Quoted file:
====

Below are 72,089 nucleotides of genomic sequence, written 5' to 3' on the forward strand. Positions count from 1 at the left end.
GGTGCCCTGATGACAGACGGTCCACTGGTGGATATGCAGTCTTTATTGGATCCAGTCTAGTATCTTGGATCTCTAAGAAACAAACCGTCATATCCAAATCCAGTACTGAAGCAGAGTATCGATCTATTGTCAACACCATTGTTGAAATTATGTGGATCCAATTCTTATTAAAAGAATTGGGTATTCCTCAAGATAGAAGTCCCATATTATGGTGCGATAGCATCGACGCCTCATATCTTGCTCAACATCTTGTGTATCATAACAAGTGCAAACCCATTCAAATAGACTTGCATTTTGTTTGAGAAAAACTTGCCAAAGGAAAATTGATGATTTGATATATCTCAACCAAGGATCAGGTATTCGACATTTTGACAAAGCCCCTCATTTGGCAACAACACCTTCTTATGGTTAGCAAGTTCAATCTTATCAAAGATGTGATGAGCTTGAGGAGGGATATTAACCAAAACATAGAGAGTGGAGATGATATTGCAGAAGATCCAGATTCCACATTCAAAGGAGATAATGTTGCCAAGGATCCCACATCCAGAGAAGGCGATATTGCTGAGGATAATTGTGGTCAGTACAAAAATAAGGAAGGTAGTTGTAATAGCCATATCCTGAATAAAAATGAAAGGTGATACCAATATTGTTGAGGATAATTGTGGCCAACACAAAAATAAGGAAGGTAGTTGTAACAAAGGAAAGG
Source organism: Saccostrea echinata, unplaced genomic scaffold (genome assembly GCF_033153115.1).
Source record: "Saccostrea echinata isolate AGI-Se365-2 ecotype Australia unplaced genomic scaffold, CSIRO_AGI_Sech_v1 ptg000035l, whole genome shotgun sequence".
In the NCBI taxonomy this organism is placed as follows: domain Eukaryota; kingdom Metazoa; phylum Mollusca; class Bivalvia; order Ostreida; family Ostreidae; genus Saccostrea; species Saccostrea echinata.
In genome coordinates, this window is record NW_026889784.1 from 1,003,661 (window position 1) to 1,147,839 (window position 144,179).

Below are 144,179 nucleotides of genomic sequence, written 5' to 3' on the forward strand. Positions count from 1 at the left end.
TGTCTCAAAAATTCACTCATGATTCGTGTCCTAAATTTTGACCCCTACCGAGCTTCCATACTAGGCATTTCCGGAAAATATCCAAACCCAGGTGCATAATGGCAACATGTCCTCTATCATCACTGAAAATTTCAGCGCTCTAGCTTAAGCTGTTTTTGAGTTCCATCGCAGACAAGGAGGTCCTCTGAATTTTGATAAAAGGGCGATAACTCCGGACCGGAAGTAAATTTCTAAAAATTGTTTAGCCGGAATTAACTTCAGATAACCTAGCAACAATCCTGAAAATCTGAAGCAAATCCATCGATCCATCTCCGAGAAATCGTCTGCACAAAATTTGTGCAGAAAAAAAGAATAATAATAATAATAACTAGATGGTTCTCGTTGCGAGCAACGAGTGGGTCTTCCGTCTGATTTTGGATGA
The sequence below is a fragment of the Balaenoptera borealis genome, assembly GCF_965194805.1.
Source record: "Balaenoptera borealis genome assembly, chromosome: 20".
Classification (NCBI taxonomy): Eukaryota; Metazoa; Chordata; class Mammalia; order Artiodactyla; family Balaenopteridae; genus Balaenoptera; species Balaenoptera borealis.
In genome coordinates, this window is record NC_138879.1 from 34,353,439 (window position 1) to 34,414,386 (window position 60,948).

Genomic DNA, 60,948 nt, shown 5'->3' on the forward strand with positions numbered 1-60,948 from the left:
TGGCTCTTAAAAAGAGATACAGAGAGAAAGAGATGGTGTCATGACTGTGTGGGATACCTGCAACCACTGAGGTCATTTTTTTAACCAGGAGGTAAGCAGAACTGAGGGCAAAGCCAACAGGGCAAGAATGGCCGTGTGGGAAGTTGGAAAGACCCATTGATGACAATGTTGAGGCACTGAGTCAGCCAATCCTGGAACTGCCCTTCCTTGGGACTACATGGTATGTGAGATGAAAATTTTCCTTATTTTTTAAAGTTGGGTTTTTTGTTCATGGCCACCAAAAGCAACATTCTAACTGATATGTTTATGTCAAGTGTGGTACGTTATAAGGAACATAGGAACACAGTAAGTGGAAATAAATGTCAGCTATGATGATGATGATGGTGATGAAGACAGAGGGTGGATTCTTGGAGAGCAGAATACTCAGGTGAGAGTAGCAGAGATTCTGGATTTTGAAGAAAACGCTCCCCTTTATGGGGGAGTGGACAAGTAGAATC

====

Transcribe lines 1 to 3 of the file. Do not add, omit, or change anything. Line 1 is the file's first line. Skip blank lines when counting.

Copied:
Below are 72,089 nucleotides of genomic sequence, written 5' to 3' on the forward strand. Positions count from 1 at the left end.
GGTGCCCTGATGACAGACGGTCCACTGGTGGATATGCAGTCTTTATTGGATCCAGTCTAGTATCTTGGATCTCTAAGAAACAAACCGTCATATCCAAATCCAGTACTGAAGCAGAGTATCGATCTATTGTCAACACCATTGTTGAAATTATGTGGATCCAATTCTTATTAAAAGAATTGGGTATTCCTCAAGATAGAAGTCCCATATTATGGTGCGATAGCATCGACGCCTCATATCTTGCTCAACATCTTGTGTATCATAACAAGTGCAAACCCATTCAAATAGACTTGCATTTTGTTTGAGAAAAACTTGCCAAAGGAAAATTGATGATTTGATATATCTCAACCAAGGATCAGGTATTCGACATTTTGACAAAGCCCCTCATTTGGCAACAACACCTTCTTATGGTTAGCAAGTTCAATCTTATCAAAGATGTGATGAGCTTGAGGAGGGATATTAACCAAAACATAGAGAGTGGAGATGATATTGCAGAAGATCCAGATTCCACATTCAAAGGAGATAATGTTGCCAAGGATCCCACATCCAGAGAAGGCGATATTGCTGAGGATAATTGTGGTCAGTACAAAAATAAGGAAGGTAGTTGTAATAGCCATATCCTGAATAAAAATGAAAGGTGATACCAATATTGTTGAGGATAATTGTGGCCAACACAAAAATAAGGAAGGTAGTTGTAACAAAGGAAAGG
Source organism: Saccostrea echinata, unplaced genomic scaffold (genome assembly GCF_033153115.1).